Sibling relationships and internalizing symptoms of youth in foster care

Armeda Stevenson Wojciak, Lenore M. McWey, Christine M. Helfrich

Research output: Contribution to journalArticlepeer-review

46 Scopus citations


Compared to the sibling literature of the general population, little is known about sibling relationships of youth in foster care. The current study aimed to report on sibling relationships among youth in foster care, and investigate the potential protective nature of sibling relationships of those who have experienced trauma on the expression of internalizing symptoms among a nationally representative sample of 152 adolescents in foster care. Results indicated that the large majority of the sample was currently separated from their sibling. Of those who were not living with their sibling, nearly three quarters saw their sibling monthly or less frequently with one third of the sample reporting never having any contact with their sibling. In addition, bootstrapping methods were used to determine if sibling relationships mediated the effect of trauma on internalizing symptoms. Results indicated that a positive sibling relationship significantly mediated this relationship. Implications of these findings are discussed.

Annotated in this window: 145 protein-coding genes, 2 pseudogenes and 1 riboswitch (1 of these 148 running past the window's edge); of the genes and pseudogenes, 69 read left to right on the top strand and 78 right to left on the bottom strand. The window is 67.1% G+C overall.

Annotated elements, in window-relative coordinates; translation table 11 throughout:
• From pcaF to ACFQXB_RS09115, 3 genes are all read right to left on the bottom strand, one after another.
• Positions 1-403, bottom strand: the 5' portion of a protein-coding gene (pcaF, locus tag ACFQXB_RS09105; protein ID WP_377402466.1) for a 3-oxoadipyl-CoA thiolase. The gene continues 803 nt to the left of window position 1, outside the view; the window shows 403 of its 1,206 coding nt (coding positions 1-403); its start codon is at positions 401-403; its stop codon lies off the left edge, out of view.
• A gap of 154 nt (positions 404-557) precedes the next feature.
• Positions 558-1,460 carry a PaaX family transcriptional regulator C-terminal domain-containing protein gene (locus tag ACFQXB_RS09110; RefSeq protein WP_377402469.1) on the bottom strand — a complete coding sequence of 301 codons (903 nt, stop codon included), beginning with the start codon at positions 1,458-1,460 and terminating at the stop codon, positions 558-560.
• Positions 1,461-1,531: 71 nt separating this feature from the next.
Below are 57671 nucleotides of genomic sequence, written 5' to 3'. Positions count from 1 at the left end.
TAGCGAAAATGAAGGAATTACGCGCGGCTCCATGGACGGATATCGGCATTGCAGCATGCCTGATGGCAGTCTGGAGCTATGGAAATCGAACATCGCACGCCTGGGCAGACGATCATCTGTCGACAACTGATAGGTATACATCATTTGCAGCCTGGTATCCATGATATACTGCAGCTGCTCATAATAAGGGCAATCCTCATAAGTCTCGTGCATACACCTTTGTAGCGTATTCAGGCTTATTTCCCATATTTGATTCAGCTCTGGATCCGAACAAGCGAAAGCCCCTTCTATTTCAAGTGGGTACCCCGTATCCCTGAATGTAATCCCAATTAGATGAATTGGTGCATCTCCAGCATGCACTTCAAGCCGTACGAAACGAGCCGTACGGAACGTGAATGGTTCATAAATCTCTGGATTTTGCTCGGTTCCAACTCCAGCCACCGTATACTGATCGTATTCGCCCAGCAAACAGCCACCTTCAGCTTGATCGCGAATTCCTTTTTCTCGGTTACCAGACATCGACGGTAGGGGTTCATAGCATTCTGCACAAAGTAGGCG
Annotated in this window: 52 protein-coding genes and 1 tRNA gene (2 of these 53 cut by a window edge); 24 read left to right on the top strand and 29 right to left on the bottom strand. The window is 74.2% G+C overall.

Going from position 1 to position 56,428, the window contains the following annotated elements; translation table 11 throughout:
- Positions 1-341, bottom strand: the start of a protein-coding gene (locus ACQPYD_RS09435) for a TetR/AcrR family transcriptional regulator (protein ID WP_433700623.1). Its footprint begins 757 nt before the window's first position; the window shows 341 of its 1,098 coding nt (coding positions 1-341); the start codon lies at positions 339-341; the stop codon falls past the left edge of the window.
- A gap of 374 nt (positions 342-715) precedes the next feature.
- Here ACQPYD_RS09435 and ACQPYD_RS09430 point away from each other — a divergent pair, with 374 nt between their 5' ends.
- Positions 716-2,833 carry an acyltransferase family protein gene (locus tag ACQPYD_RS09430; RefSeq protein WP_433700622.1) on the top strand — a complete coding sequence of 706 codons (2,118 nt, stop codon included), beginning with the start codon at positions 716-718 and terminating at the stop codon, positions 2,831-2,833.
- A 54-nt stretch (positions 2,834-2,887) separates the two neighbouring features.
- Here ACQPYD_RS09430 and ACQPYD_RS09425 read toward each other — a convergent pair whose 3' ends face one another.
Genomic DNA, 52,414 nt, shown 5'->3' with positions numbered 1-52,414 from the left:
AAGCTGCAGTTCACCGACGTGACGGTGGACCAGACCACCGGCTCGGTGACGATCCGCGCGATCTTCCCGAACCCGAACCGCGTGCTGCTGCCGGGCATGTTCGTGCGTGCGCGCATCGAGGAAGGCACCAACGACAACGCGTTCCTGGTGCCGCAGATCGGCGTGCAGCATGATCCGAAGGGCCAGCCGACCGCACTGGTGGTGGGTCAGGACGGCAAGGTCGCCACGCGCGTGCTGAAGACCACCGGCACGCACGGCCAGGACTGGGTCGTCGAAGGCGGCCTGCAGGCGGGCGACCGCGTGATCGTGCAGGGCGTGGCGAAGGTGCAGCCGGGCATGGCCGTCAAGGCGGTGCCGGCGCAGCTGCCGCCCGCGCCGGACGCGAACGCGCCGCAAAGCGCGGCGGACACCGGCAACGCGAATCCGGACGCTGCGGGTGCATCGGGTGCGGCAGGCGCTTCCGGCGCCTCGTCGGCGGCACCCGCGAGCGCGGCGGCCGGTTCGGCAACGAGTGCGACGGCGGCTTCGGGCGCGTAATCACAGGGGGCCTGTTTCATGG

Original languageEnglish (US)
Pages (from-to)1071-1077
Number of pages7
JournalChildren and Youth Services Review
Issue number7
StatePublished - Jul 2013
Externally publishedYes


  • Adolescents
  • Foster care
  • Internalizing symptoms
  • Mediation
  • Perceptions of sibling relationship quality
  • Trauma


Dive into the research topics of 'Sibling relationships and internalizing symptoms of youth in foster care'. Together they form a unique fingerprint.

Cite this